Tips for Improving Mental Health During Covid-19

Develop a stay at home routine

Many of us find ourselves “working from home” for the very first time and for some this also includes the added challenge of being a “stay at home” parent.  Without the opportunity for day trips, social outings, and community events, this predicament can be monotonous and somewhat stressful. Combine this with the uncertainty of present day events and increasing financial pressure and you have a recipe for mental health overload.

Formulating a daily agenda can be extremely helpful. It adds structure, purpose, and a predictable rhythm to the day which can have a calming effect during periods of disruption. Try writing a schedule that includes a wake-up time, meals, snacks, work/chores, physical activity and breaks to increase the quality of your time at home. This will be especially beneficial for students who are missing the structure of their school day. Allowing children to participate in the design of their own daily schedule often alleviates anxiety and helps motivate them to accomplish necessary tasks.  Adults also benefit from a set routine and will notice an increase in productivity and efficiency.

Don’t skip the shower!

While dry shampoo is indeed a miracle, don’t let it replace your daily shower (or bath with Epsom salts and relaxing scents).  It’s not uncommon, when telecommuting or staying home to care for children, to think “what’s the point in showering if I’m not seeing anyone today?” However, research has shown that humans show improvement in mental health when they have access to bathing facilities. This applies more than ever to people living under quarantine.  Bathing can be an opportunity to practice mindfulness, breath invigorating scents, and absorb calming heat and soothing sounds.  If you are feeling trapped in your home and the sensation is sapping your motivation and energy, don’t skip this vital step in your daily routine. It can help ease depression, anxiety, and boost energy levels.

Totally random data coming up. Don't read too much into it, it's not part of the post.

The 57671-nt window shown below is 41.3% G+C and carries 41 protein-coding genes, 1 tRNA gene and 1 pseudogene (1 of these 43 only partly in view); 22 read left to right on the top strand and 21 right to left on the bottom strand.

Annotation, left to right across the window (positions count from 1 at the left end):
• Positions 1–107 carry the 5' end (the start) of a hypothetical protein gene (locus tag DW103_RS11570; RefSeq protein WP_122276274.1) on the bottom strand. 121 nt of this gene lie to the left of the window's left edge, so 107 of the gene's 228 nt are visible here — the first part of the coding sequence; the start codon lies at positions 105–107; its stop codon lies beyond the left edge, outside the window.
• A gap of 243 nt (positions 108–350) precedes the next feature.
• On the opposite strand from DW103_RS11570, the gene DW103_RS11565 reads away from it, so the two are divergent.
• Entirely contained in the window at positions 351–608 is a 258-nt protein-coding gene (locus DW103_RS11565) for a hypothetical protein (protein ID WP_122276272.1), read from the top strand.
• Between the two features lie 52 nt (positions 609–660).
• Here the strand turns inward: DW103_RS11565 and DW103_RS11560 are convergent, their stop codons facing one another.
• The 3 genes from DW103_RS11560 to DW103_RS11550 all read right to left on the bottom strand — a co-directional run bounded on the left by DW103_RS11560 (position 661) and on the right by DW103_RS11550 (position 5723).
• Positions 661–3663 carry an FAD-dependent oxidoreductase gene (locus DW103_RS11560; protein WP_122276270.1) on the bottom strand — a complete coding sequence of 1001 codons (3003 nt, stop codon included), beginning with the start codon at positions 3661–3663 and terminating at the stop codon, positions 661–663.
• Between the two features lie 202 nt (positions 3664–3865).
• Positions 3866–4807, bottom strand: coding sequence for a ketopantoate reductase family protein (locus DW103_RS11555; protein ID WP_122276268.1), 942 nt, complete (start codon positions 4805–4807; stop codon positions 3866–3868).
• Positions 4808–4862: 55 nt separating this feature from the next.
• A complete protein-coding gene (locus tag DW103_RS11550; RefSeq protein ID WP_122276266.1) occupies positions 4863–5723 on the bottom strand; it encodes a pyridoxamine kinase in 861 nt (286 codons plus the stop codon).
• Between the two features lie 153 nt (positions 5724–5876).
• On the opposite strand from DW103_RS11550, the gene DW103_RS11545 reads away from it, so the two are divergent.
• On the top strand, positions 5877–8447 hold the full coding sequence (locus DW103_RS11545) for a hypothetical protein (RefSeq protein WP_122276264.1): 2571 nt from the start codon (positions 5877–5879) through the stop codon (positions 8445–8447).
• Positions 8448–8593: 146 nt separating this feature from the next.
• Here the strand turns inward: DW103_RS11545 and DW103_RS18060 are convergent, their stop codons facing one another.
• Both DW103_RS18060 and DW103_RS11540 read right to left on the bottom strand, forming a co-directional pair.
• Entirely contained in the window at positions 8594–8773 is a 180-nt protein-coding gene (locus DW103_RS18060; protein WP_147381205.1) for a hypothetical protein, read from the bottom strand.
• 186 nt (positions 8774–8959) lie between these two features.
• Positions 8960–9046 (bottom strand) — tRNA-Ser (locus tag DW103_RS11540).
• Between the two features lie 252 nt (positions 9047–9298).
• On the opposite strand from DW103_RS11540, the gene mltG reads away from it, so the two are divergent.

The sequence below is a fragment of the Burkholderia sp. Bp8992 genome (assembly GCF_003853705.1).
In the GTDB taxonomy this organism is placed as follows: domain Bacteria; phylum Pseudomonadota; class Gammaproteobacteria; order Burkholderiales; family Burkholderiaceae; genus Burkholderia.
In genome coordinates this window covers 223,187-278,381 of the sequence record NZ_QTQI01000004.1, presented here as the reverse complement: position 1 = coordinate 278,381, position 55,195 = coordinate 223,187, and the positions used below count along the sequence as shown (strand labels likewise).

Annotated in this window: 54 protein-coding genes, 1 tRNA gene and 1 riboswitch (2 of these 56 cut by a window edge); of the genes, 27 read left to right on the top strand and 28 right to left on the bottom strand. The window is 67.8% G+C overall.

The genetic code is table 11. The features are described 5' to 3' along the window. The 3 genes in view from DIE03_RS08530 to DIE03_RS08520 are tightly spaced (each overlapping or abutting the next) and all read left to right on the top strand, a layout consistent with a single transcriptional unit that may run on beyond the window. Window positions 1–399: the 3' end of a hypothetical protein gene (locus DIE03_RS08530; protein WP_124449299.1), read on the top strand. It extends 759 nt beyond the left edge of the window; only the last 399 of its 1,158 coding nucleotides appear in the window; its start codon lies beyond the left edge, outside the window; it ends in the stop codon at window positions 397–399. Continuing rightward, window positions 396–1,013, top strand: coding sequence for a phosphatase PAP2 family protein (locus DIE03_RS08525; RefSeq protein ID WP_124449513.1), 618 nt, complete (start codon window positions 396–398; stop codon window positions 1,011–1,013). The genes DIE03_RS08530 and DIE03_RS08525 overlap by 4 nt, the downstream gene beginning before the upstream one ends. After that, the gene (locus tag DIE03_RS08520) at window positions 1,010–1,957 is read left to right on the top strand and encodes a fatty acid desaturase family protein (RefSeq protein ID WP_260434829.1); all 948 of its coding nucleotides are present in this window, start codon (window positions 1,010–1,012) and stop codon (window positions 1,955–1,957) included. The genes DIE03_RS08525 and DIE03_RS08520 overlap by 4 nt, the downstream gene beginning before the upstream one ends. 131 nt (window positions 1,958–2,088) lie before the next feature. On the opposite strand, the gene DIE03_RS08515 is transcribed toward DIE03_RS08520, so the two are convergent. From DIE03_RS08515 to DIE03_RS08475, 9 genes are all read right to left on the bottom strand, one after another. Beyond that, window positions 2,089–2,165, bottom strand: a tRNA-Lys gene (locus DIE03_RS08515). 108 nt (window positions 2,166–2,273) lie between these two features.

Be kind to yourself and others

Constant social media and news coverage of the pandemic and the risk of personal exposure has anxiety and depression levels skyrocketing in people of all ages.  Caretakers are feeling the effects of financial stress, the unknown concerning school and jobs, and fear for the safety and health of their immediate and extended families.  When anxiety spikes, people can become irritable and act in ways they regret later on. Over time, this may lead to a “shame spiral” that will sometimes push people further into depression.